Lester Bangs? Only the most famous music critic ever. Chronicles: Volume One ? Who hasn’t read that? David Byrne’s How Music Works , which hits shelves today? Well, now we’re getting somewhere. Obviously, we’re joking — both Bangs’ criticism and Dylan’s autobiography are fantastic and essential — but today we thought we’d put together a list of books just a little further from the beaten path, and likely to score you some serious points with your resident music snob. But of course, everyone’s tastes (and snobberies) run differently, and this is by no means a complete list of the best books on music out there. With that in mind, click through to check out our choices, and let us know what you’d add in the comments.
How Music Works , David Byrne
In this very cool book on the “everything” of music, the mega-talented Talking Heads frontman sounds off on everything from his own extensive experiences to the way technology has shaped music to bird-song and opera to the purpose of music itself. As he writes in the premise, “I am moved by more music now than I have ever been. Trying to see it from a wider and deeper perspective only makes it more clear that the lake itself is wider and deeper than we thought.” This book will help you take the plunge.
Azerrad takes us through a decade in 13 bands who were essential to the life of post-punk, pre-grunge American indie rock, and as he explains it, made way for the genre-busting Nirvana and modern music in general. Sure to impress that certain kind of 1980s-college-rock-was-the-only-rock snob (or any Sonic Youth purist).
Swenson is the reigning authority on the New Orleans music scene, and in his newest book, he paints an intimate portrait of the after Katrina with an insider’s eye, arguing that some artists’ best work has emerged post-deluge, which the venerable Allen Toussaint called “not only a drowning but a baptism.” Engrossing even to those who know nothing about the scene, and a veritable must for the jazz fans in your life.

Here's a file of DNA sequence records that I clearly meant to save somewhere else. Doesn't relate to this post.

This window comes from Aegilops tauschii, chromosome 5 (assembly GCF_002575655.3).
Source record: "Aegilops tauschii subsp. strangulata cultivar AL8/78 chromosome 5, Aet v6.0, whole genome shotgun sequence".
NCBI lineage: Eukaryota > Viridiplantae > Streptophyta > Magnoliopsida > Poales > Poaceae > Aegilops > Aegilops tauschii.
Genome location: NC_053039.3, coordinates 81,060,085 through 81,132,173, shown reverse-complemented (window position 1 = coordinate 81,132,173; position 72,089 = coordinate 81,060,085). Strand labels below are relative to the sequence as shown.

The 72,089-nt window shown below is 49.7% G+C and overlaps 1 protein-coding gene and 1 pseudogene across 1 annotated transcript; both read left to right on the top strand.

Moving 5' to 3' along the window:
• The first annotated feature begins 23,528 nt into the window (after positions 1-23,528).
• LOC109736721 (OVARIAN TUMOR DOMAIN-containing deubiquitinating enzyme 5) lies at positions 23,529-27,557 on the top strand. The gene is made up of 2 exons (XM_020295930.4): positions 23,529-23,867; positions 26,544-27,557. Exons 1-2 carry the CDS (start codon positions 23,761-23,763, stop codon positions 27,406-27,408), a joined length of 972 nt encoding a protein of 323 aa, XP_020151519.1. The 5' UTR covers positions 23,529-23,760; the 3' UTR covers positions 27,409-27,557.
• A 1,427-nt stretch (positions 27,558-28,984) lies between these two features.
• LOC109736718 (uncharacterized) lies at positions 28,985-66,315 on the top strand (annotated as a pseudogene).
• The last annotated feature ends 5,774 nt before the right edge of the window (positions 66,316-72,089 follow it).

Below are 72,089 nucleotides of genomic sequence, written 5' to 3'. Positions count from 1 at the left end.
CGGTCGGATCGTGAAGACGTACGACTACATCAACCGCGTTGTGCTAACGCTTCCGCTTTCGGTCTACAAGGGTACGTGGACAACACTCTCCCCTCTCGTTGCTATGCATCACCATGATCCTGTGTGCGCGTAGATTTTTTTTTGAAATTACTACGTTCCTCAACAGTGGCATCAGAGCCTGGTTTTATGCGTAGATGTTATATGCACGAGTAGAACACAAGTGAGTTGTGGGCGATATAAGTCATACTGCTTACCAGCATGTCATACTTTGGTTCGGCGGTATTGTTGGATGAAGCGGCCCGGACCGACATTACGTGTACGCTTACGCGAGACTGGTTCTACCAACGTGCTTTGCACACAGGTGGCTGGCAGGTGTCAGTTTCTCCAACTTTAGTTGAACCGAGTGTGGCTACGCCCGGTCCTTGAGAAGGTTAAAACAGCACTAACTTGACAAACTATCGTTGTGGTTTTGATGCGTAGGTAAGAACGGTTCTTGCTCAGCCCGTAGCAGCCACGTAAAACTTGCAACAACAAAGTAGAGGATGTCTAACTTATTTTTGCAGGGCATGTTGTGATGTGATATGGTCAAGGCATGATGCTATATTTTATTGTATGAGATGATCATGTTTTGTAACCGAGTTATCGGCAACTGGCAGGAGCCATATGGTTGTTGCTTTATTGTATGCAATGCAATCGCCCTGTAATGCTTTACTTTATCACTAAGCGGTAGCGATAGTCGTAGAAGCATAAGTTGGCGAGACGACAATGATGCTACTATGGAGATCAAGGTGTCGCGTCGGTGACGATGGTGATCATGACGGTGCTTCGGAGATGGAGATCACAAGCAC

Silence: Lectures and Writings , John Cage
Okay, so this one might skew towards the pretentious, but isn’t that pretty much what appealing to snobs all about? The father of experimental music’s 1961 book has been inarguably influential to composers everywhere, and contains some insight as to his own worldview and intentions. Read it quietly.
Rip It Up: The Black Experience in Rock ‘N’ Roll , Kandia Crazy Horse
All of her other merits aside, a name like Kandia Crazy Horse is bound to impress. But this book by the funky queen of the Southern Rock scene is a merit that really shouldn’t be set aside, an essential read filled with interviews and original essays that pick apart the racial politics of rock.
Master of Reality , John Darnielle
Really, it’s a full case of these 33 1/3 books that would impress the most completely, and this isn’t even the most obscure volume we could have chosen, but hey — a novella by the hyper-literary John Darnielle about Black Sabbath? That’s brilliant from every angle.
A Whore Just Like the Rest: The Music Writings of Richard Meltzer , Richard Meltzer
Like Bangs, Meltzer is a legend of rock criticism, but he’s a little bit lesser known and quite a bit more difficult, so he’s likely to score you a few extra points. And with funny, juicy, rip-roaring writing on everything from psychedelia to jazz to rock, Meltzer will probably change your life in the process.
Please Kill Me: The Uncensored Oral History of Punk, Legs McNeil & Gillian McCain
Every good music snob needs at least a cursory knowledge of punk, and who better to explain it all than the likes of Iggy Pop, Danny Fields, Dee Dee and Joey Ramone, and their contemporaries? Chock full of interviews, you’ll be spouting off quotes and trivia for weeks.
Face it: there’s nothing like an in-depth book on a single niche piece of electronics to start any snob’s heart a-buzzing.
Out of the Vinyl Deeps: Ellen Willis on Rock Music , Ellen Willis
The New Yorker’s first ever popular music critic, Willis is another under-appreciated legend in the world of music journalism. But — in a move your resident snob may or may not approve of — she more or less quit writing about music in 1975, feeling that it had lost its teeth and not wanting to spend her time tearing it down. However, her years of writing, collected in this book, are essential, and should be read by every music fan, snob or no.